Contemplation

Monday, May 1, 2017

Coming Out of the World

Some of the greatest pleasures in my life happen when a friend, or some friends, and I are discussing the ways in which we see our world and our place on this third planet from the sun. 

A few days ago I met one on one with a friend I hadn't seen for about four months. I've known this man for almost 10 years. As we always do, my friend and I touched on many subjects. At least once each time we meet one of us brings up the subject of how much we both miss a dearly loved mutual friend, who died four years ago. 

On this evening my friend said he could hardly wait until he "saw" our friend again, indicating that yes, he felt he would see this friend in her physical body! It may not be simple hyperbole: I think my jaw did drop as I realized just how profoundly he has moved to someone who professes a belief in a god-figure and in an anthropomorphic afterlife. For him, "afterlife" means when he dies he will see, in human form, his departed friends and family.

I certainly do not have any interest in attempting to disabuse him of this fervent belief. It gives him solace, and his connections via this new path have become the foundation for the promotion of his burgeoning counseling business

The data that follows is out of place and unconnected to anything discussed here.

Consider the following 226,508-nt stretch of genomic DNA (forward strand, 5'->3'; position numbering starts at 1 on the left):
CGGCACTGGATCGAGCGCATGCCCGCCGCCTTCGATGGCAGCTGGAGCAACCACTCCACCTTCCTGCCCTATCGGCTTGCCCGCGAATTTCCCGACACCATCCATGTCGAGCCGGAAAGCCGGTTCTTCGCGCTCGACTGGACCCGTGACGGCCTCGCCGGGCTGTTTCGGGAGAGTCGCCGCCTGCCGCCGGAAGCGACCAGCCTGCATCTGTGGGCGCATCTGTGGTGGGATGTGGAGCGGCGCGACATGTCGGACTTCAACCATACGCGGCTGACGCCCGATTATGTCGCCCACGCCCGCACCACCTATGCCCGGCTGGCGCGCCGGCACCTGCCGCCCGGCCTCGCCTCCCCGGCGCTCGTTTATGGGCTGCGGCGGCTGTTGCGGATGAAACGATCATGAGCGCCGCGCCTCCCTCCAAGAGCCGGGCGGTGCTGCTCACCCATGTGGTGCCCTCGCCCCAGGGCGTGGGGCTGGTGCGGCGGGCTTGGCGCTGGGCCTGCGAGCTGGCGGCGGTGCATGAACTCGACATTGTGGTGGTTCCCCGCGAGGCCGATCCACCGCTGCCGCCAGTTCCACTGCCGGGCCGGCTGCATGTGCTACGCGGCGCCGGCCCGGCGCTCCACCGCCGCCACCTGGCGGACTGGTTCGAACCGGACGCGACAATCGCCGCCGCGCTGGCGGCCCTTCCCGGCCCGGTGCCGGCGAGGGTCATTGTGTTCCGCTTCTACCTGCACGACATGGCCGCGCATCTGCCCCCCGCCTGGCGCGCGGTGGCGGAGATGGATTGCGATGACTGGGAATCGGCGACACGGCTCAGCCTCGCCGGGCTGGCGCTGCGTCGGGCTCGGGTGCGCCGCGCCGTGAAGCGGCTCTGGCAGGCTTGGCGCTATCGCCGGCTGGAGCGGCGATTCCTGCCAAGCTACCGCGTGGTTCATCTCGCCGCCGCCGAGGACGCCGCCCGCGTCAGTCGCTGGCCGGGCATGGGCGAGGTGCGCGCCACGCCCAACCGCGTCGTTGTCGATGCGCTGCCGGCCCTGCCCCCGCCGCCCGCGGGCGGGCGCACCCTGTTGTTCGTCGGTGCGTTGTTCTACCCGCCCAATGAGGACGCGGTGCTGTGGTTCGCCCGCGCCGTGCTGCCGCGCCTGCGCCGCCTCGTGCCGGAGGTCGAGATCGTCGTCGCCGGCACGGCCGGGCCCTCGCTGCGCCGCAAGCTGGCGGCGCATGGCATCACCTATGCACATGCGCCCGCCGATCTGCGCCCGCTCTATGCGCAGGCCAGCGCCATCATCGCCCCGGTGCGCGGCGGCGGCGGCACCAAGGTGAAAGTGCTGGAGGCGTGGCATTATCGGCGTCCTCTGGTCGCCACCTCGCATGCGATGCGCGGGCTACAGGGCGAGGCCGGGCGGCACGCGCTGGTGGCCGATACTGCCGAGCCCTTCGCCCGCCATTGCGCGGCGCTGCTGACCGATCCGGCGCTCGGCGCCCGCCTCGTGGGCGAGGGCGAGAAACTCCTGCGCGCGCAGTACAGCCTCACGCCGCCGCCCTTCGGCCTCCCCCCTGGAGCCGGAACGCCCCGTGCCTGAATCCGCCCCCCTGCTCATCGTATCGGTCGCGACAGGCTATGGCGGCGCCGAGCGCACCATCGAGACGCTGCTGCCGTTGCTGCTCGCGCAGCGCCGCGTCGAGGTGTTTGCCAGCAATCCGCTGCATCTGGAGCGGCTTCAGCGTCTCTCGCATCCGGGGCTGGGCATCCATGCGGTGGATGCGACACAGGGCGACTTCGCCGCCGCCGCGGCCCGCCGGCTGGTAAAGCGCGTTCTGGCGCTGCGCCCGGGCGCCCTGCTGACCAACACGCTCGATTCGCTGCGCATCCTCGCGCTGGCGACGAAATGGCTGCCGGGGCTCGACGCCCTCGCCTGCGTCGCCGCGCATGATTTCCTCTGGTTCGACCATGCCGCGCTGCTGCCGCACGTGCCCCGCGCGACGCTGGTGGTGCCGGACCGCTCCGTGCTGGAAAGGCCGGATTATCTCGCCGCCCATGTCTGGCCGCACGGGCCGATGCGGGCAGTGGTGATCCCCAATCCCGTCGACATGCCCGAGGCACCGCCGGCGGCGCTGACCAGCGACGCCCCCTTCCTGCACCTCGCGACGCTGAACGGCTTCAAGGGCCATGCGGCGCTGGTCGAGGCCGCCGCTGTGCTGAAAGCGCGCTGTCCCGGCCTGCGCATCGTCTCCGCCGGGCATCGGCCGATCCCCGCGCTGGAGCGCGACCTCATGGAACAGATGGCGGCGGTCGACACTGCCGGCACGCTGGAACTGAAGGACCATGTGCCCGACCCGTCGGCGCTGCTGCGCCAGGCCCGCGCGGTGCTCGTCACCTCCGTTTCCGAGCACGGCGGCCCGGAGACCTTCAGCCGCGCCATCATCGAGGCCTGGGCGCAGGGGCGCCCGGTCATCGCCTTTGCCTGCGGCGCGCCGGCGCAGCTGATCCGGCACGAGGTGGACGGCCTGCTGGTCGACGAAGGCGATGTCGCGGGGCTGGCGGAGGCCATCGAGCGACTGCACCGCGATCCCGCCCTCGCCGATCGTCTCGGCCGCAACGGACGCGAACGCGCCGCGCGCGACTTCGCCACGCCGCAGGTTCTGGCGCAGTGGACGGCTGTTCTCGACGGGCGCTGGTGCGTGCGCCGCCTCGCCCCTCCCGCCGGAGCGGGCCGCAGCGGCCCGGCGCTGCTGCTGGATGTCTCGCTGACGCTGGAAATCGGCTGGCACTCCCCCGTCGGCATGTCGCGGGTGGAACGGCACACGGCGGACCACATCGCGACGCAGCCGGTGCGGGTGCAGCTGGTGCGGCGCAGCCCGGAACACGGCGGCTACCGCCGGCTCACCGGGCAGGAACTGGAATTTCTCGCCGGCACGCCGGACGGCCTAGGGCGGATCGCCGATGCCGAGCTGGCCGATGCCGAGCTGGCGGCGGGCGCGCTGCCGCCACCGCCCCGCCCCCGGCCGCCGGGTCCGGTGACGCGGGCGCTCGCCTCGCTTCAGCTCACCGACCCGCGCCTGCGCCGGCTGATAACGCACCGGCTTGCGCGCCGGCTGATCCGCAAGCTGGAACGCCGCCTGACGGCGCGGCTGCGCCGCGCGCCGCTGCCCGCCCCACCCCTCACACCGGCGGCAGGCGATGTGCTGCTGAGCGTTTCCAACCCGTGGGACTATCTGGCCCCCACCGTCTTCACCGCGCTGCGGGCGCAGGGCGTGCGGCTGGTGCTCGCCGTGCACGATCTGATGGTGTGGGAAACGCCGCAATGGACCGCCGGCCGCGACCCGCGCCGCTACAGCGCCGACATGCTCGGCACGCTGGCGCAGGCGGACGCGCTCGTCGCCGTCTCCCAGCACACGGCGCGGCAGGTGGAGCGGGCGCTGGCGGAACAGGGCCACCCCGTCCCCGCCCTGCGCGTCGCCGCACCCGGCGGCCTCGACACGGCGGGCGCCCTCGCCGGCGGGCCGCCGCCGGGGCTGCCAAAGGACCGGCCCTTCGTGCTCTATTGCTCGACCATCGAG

As I drove away from our meeting, I recalled part of a quote by Barbara Holleroth, a UU Pastoral Counselor: "... the leaf does not fall out of the world when it leaves the tree.  It has a different way and place to be within it." 

When I returned home, I found the entire quote: 

It is sometimes said that we are born as strangers into the world and that we leave it when we die.  But in all probability we do not come into the world at all.  Rather, we come out of it, in the same way that a leaf comes out of the tree or a baby from its mother's body.  We emerge from deep within its range of possibilities, and when we die we do not so much stop living as take on a different form.  So the leaf does not fall out of the world when it leaves the tree.  It has a different way and place to be within it. 

Holleroth's statement is erudite and perceptive. In no way does she negate the feelings of "believers" (although it seems to me she does dispel the notion that the human form stays intact after death), and she certainly does not invalidate the more scientific-minded. In other words, life's energy is ever present, never ending, never dying but simply changing form. 

You'll drift apart, it's true, but you'll be 
out in the open, part of everything alive again.
~Philip Pullman, The Amber Spyglass















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